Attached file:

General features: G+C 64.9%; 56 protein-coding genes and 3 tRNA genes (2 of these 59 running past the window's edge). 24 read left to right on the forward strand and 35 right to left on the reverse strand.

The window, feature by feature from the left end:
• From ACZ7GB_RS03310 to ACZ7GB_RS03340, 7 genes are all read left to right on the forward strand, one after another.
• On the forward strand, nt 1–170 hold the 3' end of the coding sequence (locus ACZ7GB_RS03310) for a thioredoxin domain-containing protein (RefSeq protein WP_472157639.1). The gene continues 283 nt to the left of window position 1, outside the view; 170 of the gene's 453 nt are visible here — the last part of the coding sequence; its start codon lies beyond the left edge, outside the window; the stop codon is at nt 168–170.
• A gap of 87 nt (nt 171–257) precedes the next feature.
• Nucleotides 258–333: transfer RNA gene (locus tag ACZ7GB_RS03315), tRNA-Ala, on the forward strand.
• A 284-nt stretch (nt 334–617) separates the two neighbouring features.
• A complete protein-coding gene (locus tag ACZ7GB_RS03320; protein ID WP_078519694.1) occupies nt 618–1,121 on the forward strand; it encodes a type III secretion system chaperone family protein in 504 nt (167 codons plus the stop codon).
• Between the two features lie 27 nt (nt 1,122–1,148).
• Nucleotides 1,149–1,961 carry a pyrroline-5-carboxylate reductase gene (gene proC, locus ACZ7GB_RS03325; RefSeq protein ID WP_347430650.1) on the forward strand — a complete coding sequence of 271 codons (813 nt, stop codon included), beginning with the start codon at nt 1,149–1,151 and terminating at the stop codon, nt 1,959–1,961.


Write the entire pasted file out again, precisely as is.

General features: G+C 64.9%; 56 protein-coding genes and 3 tRNA genes (2 of these 59 running past the window's edge). 24 read left to right on the forward strand and 35 right to left on the reverse strand.

The window, feature by feature from the left end:
• From ACZ7GB_RS03310 to ACZ7GB_RS03340, 7 genes are all read left to right on the forward strand, one after another.
• On the forward strand, nt 1–170 hold the 3' end of the coding sequence (locus ACZ7GB_RS03310) for a thioredoxin domain-containing protein (RefSeq protein WP_472157639.1). The gene continues 283 nt to the left of window position 1, outside the view; 170 of the gene's 453 nt are visible here — the last part of the coding sequence; its start codon lies beyond the left edge, outside the window; the stop codon is at nt 168–170.
• A gap of 87 nt (nt 171–257) precedes the next feature.
• Nucleotides 258–333: transfer RNA gene (locus tag ACZ7GB_RS03315), tRNA-Ala, on the forward strand.
• A 284-nt stretch (nt 334–617) separates the two neighbouring features.
• A complete protein-coding gene (locus tag ACZ7GB_RS03320; protein ID WP_078519694.1) occupies nt 618–1,121 on the forward strand; it encodes a type III secretion system chaperone family protein in 504 nt (167 codons plus the stop codon).
• Between the two features lie 27 nt (nt 1,122–1,148).
• Nucleotides 1,149–1,961 carry a pyrroline-5-carboxylate reductase gene (gene proC, locus ACZ7GB_RS03325; RefSeq protein ID WP_347430650.1) on the forward strand — a complete coding sequence of 271 codons (813 nt, stop codon included), beginning with the start codon at nt 1,149–1,151 and terminating at the stop codon, nt 1,959–1,961.